“Marion Cotillard had agreed to do the film but then she signed up for [Christopher Nolan’s The Dark Knight Rises], which pushed back the shoot. On our side, we decided there was room for improvement,” says Duval Adassovsky. “We still believe in the concept but are rethinking it. We might recast and possibly shoot it in English.”

English-language debuts

Quad is also set to make Chaumeil’s first English-language feature Diamond Dogs, an adaptation of Alan Watt’s Nevada-set psychological thriller about a high-school football star with a dark side.

“It’s an independent film with a small budget, not really a studio film,” says Duval Adassovsky. “The plan is to shoot it in Nevada next autumn. Executive producer John Goldwyn is helping us out in the States.”

Further productions on Quad’s slate include Né Quelque Part, a co-production with Jamel Debbouze’s Kiss Film, in which the actor will play a French man of Algerian origin who finds himself trapped in Algeria after a cousin steals his papers when he pays a visit to his father’s hometown. The project is due to start shooting in February.

The company is also working on its first feature-length animation La Véritable Histoire Des Petits Rats De L’Opéra, the tale of an orphan who inveigles her way into the legendary Paris Opera Ballet School at the end of the 19th century.

Montreal-based film-makers Eric Warin and Eric Summer, who conceived the idea, will direct. The UK’s Carol Noble, whose credits include the children’s TV series Charlie And Lola, co-wrote the script. Duval Adassovsky says a Canadian studio will probably do the animation work.

Quad has also acquired the rights to Joseph Joffo’s children’s classic A Bag Of Marbles (Un Sac De Billes), about the writer’s experiences as a young Jewish boy with his brother, fleeing Nazi-occupied Paris to the south of France.

The company is also spearheading the development of the English-language remake of Intouchables, for which TWC has a first-look option to acquire.

“We want more control over the remake process,” says Duval Adassovsky. “The idea is we will develop the project, hire the writer, the director and the cast, in ‘meaningful consultation’ with The Weinstein Company… who may or may not acquire the final package.”

“We will have to do a cultural adaptation,” explains Zeitoun. “We want to keep the theme of solidarity and mutual aid but appreciate the model of the bourgeois versus the projects doesn’t necessarily work everywhere”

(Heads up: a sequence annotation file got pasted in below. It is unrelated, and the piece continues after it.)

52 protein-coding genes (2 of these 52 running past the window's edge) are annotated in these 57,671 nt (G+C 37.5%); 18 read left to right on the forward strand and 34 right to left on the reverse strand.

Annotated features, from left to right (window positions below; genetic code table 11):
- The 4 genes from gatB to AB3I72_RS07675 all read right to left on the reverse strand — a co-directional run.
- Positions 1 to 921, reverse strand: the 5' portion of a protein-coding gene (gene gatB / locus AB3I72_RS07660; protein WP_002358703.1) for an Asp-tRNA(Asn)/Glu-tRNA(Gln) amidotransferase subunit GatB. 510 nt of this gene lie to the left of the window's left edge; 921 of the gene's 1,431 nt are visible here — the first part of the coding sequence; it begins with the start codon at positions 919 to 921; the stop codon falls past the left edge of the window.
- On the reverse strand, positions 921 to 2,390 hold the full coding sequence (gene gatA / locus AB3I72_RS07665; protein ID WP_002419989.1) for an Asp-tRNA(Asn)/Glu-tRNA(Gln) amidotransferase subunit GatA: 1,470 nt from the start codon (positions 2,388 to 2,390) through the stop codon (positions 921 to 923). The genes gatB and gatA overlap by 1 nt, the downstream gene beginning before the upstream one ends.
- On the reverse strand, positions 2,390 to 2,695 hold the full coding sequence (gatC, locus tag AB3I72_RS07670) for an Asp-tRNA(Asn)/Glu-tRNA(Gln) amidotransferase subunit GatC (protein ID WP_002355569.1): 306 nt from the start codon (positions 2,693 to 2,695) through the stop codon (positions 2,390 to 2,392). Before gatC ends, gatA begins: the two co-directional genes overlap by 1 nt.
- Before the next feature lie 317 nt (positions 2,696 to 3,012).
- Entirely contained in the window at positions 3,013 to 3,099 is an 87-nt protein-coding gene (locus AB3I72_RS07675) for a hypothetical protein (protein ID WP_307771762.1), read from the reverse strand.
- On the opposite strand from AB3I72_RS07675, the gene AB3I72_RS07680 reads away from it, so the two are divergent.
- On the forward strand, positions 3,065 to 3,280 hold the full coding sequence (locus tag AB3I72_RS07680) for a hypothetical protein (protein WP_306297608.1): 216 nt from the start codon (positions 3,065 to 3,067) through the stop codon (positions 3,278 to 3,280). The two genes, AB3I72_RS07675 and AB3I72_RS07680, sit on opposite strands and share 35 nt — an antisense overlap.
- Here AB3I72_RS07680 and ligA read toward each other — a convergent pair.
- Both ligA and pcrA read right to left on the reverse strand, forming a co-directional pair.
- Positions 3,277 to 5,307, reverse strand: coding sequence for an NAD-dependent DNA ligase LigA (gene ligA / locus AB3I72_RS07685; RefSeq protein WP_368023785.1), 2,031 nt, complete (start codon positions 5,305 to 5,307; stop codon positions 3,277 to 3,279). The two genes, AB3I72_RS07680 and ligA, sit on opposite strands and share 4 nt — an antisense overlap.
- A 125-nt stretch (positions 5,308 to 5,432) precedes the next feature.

Beyond this, Quad will be involved in Toledano and Nakache’s next feature.

“We will definitely be collaborating again, we’re just not sure on what. They have several ideas but nothing concrete as yet. They are true auteurs. We suggest things to them but in the end they have their own ideas,” says Duval Adassovsky.

Nicolas Duval Adassovsky

  • Duval Adassovsky started as director of production at Orphée Arts in 1985. He moved into producing ads for Paris-based agency Only You from 1987 to 1993.
  • Founded Quad Productions as an ad agency in 1993, winning contracts for Renault, Volkswagen, Toyota, Carrefour, Garnier, Nintendo and Levi’s.
  • In 2003, he expanded Quad’s operations into feature film with Just Friends.
  • From 2007, Quad developed projects in-house with directors who work on its commercials, including Pascal Chaumeil’s Heartbreaker, Alexandre Coffre’s Borderline and Bruno Chiche’s Small World.

Yann Zenou

  • Zenou started out as director of production at shorts company Lazennec Tout Court from 1998 to 2000.
  • He worked at Mars Distribution from 2000 to 2003, working on campaigns for films such as The Magdalene Sisters and Irréversible.
  • From 2003 to 2006, he worked in Mars’ marketing department, handling campaigns for titles including Million Dollar Baby and Fahrenheit 9/11.
  • In 2005 he moved to StudioCanal as head of development, working on projects such as Frédéric Lepage’s Sunny Et l’Eléphant.
  • Moved to Quad as a producer in 2007.

Laurent Zeitoun

  • From 1996 to 1998 Zeitoun collaborated with comedy writer, producer and director Dominique Farrugia at Barbes Film Company.
  • He studied screenwriting at UCLA from 1998 to 2000.
  • On his return to France, Zeitoun founded Script-Associés in 2000, working as a script doctor for companies including TF1 Film Productions, Chez Wam and Ardimages.
  • In 2004, Zeitoun co-wrote his first feature-length script, The 11 Commandments. In 2009 he wrote Heartbreaker with Jeremy Doner and Yoann Gromb, joining Quad as an associate creative producer the next year.